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also proves him to have been 37 at his death; and hence our chronology is practically correct; and the end of the world, according to Mr. Miller, as Mr. Dowling asserts, would not have been in 1839, but will be in 1843.

CHAPTER II.

THE RAM AND THE GOAT CONSIDERED-THE ARGUMENT OF MR. DOWLING TO PROVE ANTIOCHUS EPIPHANES WAS THE LITTLE HORN, STATED—SIX OBJECTIONS TO THIS VIEW-THE TRUE MEANING GIVEN.

SECTION SECOND OF CHAPTER THIRD, page 53. Mr. Dowling examines the vision of the Ram and the Goat of Daniel, eighth chapter. He agrees with Mr. Miller, and as Gabriel explained it to Daniel, that the Ram having two horns, was the representative of the Medo-Persian kingdom; the Rough Goat, of the Grecian monarchy under Alexander the Great, who was designated by the emblem of the notable horn. The four horns, he also allows, are the four divisions of the Grecian empire after Alexander's deathonly he thinks Thrace in the north, and not Persia in the east, was one of the four horys. To this we have but one objection, and that is, that Syria, as one of the four divisions of the Grecian empire, is represented, in the eleventh chapter of Daniel, as the king of the north; and we think Mr. Dowling will allow it. If so, there are strong reasons why we should conclude that Persia was, at the time of the division of the empire, independent of Syria, and was afterwards conquered by it. However, it is rather immaterial to our purpose at present, which is the horn, whether Persia or Thrace.

SECTION THIRD, is devoted to an examination of the question of the meaning of the little horn of the eighth of Daniel, which came out of one of the four horns of the Greek empire. This horn, he thinks, represents Antiochus Epiphanes, king of Syria, and not either Mahommedism or the Roman government.

The FOURTH SECTION OF CHAPTER THIRD, is devoted to the argument that Antiochus Epiphanes is that little horn. We give the section entire.

SECTION 4.-PROOFS THAT ANTIOCHUS EPIPHANES

WAS THE LITTLE HORN. That Antiochus Epiphanes, that cruel tyrant and persecutor of the Jews, was intended by the little horn, appears to me by far the most probable supposition of the three above named.

The only argument against this opinion, which seems to need an answer, or which appears to me to possess any weight, is that mentioned by Sir Isaac Newton, and repeated by his namesake the bishop; that "a horn, in the style of Daniel, doth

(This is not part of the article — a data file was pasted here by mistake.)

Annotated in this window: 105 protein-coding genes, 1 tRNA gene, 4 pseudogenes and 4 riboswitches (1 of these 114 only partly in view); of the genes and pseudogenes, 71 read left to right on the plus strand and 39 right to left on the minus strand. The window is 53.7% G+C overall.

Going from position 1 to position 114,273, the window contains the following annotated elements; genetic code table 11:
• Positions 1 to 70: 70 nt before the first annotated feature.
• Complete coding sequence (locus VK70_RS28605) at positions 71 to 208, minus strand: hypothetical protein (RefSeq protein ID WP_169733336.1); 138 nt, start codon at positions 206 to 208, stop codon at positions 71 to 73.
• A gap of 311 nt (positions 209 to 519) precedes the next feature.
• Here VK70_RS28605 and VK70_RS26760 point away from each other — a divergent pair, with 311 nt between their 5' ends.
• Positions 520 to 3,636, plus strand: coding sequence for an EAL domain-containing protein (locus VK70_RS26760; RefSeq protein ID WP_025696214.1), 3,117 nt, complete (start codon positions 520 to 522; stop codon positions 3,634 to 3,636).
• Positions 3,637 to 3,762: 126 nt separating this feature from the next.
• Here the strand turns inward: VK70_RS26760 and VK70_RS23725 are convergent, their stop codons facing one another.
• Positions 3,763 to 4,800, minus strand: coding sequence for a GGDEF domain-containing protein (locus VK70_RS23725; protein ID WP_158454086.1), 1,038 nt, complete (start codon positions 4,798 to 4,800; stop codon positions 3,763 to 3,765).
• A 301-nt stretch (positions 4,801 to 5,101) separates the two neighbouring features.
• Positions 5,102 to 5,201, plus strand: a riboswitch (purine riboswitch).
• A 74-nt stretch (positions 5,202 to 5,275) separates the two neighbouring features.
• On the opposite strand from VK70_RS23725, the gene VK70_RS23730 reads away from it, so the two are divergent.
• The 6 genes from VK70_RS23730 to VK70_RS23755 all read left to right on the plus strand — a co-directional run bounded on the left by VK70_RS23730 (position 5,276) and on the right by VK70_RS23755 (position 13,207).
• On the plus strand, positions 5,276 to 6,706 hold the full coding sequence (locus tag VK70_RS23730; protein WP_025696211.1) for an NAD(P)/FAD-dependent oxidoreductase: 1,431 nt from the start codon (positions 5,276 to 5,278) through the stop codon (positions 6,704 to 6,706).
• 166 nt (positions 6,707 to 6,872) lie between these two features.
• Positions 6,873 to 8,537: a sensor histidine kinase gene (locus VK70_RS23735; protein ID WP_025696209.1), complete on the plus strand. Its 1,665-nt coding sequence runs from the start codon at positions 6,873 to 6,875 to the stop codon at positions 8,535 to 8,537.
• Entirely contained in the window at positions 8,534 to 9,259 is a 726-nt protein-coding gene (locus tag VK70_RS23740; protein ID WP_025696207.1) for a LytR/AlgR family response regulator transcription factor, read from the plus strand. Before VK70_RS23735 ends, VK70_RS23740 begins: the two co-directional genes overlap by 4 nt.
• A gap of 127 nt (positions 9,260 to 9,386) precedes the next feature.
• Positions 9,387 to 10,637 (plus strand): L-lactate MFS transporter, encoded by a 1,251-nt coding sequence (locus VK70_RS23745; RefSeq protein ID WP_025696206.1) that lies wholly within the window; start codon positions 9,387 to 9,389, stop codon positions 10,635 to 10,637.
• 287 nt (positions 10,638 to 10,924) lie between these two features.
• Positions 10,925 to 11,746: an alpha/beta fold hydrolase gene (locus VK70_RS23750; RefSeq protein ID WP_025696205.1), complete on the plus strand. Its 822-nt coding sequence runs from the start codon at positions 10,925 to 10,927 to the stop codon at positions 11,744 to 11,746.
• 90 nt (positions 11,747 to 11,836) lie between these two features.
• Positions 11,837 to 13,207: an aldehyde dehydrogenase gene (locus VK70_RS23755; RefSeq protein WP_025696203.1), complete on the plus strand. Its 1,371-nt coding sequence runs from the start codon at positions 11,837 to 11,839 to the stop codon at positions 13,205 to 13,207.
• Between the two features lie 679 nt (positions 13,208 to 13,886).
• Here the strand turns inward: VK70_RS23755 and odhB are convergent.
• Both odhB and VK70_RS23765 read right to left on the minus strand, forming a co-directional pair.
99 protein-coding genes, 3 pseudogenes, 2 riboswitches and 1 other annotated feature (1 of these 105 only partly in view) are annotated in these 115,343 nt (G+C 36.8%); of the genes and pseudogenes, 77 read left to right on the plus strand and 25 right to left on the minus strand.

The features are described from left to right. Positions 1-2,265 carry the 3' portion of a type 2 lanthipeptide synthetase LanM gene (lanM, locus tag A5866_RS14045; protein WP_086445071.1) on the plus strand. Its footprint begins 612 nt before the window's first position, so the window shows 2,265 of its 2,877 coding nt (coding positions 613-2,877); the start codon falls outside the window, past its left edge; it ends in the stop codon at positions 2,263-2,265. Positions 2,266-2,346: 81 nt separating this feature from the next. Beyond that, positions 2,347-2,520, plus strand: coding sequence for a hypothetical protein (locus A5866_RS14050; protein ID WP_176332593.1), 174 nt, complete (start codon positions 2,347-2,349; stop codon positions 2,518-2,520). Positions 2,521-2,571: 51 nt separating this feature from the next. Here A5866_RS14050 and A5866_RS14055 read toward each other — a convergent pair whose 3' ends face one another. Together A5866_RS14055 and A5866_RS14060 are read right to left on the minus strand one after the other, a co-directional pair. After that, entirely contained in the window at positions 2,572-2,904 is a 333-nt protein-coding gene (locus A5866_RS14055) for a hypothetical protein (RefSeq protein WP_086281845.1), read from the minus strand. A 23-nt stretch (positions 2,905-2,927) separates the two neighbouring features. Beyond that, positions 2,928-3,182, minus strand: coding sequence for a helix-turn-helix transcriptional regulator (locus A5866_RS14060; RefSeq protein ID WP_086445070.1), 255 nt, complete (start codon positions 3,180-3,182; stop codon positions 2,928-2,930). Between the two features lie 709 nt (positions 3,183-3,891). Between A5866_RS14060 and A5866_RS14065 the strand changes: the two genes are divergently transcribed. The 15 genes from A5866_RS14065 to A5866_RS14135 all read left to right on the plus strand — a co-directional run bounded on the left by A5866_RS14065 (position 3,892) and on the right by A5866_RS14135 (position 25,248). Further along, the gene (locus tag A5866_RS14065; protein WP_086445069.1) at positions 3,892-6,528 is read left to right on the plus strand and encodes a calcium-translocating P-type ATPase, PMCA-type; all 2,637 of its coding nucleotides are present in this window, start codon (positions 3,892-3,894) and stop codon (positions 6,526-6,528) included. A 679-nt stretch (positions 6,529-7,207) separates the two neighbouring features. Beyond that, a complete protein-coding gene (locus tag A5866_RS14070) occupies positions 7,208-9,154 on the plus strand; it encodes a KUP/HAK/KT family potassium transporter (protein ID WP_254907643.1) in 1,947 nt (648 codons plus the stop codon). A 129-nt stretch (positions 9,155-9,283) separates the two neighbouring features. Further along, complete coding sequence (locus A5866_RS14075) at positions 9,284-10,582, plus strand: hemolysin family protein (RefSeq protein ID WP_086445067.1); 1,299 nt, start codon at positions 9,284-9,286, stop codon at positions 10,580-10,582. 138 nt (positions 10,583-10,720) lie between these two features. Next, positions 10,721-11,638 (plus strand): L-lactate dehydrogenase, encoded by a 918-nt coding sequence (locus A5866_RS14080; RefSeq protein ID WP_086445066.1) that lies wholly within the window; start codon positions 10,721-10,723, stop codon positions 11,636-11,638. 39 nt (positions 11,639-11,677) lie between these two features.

not signify any particular king, but is an emblem of a kingdom.” To this it may be replied, that while, in most instances in this prophecy, a horn does signisy a kingdom, to assert that it does so in this case is a mere petitio principii ; it is begging the question, taking for granted the malter in dispute without proof.

Let any one read the explanation of the angel, (v. 22, 23,)—“Four kingdoms shall stand up out of the nation; and in the latter time of their kingdon, when the transgressors are come to the full, a king of fierce countenance, and understanding dark sentences, shall stand up,”-and then decide whether it is not at least probable that this KING was a person, and not a government; was Antiochus Epiphanes, and not the Roman empire. It is true that, in some places, the word king is put for kingdom, but in this place it seems to mean an individual monarch. The four horns which stood up in the place of that which was broken, says the angel, are “four kingdonis ;" and “in the latter time of their kingdom, shall stand up,” not another kingdom, but a "king of fierce countenance."

That this little horn, which “waxed great," and by which “the daily sacrifice was taken away, and the place of his sanctuary cast down,” this " king of fierce countenance,” who should destroy wonderfully, and prosper, and practise, and destroy the mighty and the holy people, but should be broken without hand, was, in truth, this same Antiochus Epiphanes, I think will be evident to all who will peruse the following brief account of the cruelties and death of this tyrant. As modern authorities for the facts mentioned, I would name Prideaux's Connexions, Rollin's Ancient History, (book xix., chapter 2,) and the Religious Encyclopedia, (article Antiochus Epiphanes,) because these works are possessed by most readers, and easily referred to. The ancient authorities are Polybius, Diodorus, Josephus, the two books of the Maccabees, Jerome, &c.

NARRATIVE OF THE CRUELTIES AND DEATH OF

ANTIOCHUS EPIPHANES. Antiochus, who assumed the title of Epiphanes, or the illustrious, but who, as many have remarked, was more worthy the title of Epimanes, that is, the raging madman, which some people gave him, succeeded his brother Seleucus on the throne of Syria, in the year B. C. 175. At that time the good Onias was high priest at Jerusalem. Scarcely was Antiochus seated on the throne, when the profiligate Jason formed a design to supplant his brother Onias in the office of the high priesthood, which at that time was one of great dignity and emolument. With this view, Jason offered Antiochus about half a million of dollars. He succeeded in his negotiation, and was appointed high priest; but, Menelaus offering a higher price, Jason was afterwards deposed, and the former appointed in his place. The scandalous ambition of these Jews, was the commencement of those calamities with which Antiochus overwhelmed their unhappy nation..

While Antiochus was besieging Alexandria in Egypt, where he was making rapid and extensive conquests, a false report was spread of his death. Jason, the deposed high priest, thought this a

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